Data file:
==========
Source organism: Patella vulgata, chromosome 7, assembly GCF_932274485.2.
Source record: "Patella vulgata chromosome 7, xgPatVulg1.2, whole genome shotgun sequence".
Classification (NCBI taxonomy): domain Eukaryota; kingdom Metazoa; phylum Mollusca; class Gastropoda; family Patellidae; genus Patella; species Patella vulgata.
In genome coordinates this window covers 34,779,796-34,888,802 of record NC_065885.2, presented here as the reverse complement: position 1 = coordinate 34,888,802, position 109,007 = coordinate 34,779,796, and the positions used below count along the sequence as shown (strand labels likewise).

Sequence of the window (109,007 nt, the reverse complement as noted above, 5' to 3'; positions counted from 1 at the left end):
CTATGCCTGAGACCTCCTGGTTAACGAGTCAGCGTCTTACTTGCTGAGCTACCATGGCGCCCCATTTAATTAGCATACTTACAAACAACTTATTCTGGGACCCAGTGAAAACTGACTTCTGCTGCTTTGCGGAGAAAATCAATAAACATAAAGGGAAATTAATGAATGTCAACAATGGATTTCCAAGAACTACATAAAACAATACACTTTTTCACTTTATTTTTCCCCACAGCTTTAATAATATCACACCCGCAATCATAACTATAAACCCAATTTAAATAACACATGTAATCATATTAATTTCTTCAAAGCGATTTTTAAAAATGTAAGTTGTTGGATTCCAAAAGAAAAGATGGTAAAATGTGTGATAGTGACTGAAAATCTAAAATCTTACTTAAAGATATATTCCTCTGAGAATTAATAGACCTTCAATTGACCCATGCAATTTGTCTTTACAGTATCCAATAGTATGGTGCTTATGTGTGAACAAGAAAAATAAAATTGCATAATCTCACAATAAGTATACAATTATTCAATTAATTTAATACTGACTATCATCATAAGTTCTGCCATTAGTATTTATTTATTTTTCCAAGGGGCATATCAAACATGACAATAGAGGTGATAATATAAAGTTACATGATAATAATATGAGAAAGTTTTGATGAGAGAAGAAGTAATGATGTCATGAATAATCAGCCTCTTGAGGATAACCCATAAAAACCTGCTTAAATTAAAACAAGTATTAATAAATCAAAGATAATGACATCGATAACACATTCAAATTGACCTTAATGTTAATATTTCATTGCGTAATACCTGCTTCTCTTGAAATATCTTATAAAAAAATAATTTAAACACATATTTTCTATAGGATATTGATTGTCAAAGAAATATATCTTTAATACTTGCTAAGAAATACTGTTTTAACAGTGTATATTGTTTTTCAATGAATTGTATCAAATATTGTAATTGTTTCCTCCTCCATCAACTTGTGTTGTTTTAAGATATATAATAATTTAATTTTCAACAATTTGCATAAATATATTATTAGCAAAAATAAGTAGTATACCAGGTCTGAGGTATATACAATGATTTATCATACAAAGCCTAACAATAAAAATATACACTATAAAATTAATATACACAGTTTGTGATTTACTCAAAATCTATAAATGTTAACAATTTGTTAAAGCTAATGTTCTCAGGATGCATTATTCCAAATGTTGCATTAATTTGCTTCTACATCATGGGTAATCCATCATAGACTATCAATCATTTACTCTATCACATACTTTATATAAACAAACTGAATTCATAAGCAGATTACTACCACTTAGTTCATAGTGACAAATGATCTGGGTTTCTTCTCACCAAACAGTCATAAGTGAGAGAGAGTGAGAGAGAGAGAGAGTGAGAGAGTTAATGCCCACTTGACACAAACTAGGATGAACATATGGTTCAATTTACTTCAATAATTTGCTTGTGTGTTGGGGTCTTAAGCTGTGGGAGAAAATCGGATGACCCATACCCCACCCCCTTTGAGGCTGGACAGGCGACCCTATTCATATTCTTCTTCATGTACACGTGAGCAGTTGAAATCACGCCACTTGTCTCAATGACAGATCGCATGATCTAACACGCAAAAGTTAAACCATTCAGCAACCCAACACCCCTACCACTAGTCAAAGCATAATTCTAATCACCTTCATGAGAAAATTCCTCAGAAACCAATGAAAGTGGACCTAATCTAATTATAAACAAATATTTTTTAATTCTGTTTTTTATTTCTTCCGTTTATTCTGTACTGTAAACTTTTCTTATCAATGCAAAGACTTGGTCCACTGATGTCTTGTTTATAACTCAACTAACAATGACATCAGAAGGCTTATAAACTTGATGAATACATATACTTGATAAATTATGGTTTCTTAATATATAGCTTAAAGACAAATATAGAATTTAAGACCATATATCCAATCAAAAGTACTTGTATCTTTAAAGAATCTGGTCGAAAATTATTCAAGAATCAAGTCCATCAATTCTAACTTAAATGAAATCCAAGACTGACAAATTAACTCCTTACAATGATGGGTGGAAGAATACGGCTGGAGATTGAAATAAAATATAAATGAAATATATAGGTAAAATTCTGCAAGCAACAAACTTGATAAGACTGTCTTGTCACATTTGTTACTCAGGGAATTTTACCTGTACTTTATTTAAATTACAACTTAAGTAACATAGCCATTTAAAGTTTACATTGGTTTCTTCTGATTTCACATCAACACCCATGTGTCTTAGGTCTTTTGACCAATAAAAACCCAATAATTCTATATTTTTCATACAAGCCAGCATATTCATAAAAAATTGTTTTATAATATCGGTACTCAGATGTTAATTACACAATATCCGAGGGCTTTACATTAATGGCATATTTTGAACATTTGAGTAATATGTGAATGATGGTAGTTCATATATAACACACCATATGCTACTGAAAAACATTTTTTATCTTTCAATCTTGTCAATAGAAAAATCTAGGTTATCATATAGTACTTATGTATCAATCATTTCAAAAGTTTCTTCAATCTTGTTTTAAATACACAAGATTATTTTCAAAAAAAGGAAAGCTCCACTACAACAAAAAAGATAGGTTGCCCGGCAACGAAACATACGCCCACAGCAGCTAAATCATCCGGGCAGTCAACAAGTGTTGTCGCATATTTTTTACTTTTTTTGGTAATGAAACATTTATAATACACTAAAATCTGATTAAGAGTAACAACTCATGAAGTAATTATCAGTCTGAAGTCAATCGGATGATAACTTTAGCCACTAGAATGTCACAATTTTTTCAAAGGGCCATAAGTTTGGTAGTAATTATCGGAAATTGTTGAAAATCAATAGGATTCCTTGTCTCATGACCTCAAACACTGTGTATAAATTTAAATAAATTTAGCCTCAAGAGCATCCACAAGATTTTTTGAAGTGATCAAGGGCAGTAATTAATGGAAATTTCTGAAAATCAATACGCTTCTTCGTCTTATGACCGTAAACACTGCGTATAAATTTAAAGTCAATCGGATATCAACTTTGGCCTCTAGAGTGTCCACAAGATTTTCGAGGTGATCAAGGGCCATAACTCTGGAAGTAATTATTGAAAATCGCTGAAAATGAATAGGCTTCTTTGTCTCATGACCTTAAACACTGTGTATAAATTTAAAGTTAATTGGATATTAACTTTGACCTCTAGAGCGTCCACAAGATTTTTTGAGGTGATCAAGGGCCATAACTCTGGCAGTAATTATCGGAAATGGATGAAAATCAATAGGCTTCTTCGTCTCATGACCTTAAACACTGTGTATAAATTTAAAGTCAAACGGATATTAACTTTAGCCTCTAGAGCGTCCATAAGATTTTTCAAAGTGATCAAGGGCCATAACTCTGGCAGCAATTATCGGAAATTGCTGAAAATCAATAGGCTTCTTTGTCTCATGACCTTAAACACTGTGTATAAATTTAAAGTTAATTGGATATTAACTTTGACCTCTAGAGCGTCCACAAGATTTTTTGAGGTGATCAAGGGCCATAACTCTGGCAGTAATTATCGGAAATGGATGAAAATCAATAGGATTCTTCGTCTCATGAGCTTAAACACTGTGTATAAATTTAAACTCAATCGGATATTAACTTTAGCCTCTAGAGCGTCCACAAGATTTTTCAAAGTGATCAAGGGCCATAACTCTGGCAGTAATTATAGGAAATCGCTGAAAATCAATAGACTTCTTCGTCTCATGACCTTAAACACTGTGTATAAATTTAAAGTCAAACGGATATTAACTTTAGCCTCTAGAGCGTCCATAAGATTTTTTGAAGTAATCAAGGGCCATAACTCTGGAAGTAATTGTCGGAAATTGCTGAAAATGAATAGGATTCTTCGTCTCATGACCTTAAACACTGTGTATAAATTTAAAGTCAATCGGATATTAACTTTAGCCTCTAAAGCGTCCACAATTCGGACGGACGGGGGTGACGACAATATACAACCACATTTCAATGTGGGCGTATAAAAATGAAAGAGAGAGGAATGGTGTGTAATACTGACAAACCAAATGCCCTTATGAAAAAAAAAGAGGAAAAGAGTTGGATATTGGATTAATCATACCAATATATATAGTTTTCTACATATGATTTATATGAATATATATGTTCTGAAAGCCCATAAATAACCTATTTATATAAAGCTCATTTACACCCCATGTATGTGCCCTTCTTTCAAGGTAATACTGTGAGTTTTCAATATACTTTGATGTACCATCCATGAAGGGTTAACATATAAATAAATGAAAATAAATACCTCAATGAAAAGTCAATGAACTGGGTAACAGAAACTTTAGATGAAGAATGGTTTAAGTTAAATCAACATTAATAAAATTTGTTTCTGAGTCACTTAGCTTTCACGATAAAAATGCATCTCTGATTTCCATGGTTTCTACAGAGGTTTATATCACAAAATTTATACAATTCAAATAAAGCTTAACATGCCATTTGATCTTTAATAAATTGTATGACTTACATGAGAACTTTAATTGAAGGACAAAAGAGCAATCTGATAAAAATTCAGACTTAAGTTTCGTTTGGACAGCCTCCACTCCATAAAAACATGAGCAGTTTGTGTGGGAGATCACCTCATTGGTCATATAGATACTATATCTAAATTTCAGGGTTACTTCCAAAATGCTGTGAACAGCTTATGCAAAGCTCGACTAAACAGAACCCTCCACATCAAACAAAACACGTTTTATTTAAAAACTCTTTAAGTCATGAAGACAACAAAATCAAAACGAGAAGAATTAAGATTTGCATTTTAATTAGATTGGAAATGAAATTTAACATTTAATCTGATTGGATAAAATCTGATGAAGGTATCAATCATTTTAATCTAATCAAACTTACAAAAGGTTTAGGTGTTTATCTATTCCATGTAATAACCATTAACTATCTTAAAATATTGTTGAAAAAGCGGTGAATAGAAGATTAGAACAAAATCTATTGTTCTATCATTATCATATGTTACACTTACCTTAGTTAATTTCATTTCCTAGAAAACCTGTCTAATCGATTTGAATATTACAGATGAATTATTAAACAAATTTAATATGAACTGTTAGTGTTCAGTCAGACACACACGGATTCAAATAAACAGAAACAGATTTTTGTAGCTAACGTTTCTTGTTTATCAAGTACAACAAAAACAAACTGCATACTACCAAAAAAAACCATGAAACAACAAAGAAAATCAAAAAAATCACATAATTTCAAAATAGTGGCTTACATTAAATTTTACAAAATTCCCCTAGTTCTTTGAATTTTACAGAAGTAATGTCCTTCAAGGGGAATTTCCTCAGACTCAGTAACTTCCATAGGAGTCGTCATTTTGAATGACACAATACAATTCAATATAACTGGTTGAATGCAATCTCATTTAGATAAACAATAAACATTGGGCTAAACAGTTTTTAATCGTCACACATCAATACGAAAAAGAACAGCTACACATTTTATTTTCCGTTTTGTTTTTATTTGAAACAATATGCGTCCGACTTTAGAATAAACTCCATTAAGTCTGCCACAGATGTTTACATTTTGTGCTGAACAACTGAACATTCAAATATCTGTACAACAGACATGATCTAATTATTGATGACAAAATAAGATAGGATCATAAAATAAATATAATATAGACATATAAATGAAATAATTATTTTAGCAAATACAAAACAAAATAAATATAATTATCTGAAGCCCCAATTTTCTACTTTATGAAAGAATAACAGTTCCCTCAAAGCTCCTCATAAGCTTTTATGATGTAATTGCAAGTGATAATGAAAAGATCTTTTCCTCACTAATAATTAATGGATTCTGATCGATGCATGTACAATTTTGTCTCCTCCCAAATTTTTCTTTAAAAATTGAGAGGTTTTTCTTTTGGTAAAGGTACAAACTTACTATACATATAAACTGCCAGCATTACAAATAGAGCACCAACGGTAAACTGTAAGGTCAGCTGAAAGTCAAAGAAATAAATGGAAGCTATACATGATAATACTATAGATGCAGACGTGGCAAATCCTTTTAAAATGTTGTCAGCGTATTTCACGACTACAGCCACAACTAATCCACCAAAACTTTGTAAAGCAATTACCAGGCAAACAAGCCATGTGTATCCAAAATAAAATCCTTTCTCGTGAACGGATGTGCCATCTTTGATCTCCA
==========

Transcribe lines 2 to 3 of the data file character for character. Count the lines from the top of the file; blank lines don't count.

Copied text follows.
Source record: "Patella vulgata chromosome 7, xgPatVulg1.2, whole genome shotgun sequence".
Classification (NCBI taxonomy): domain Eukaryota; kingdom Metazoa; phylum Mollusca; class Gastropoda; family Patellidae; genus Patella; species Patella vulgata.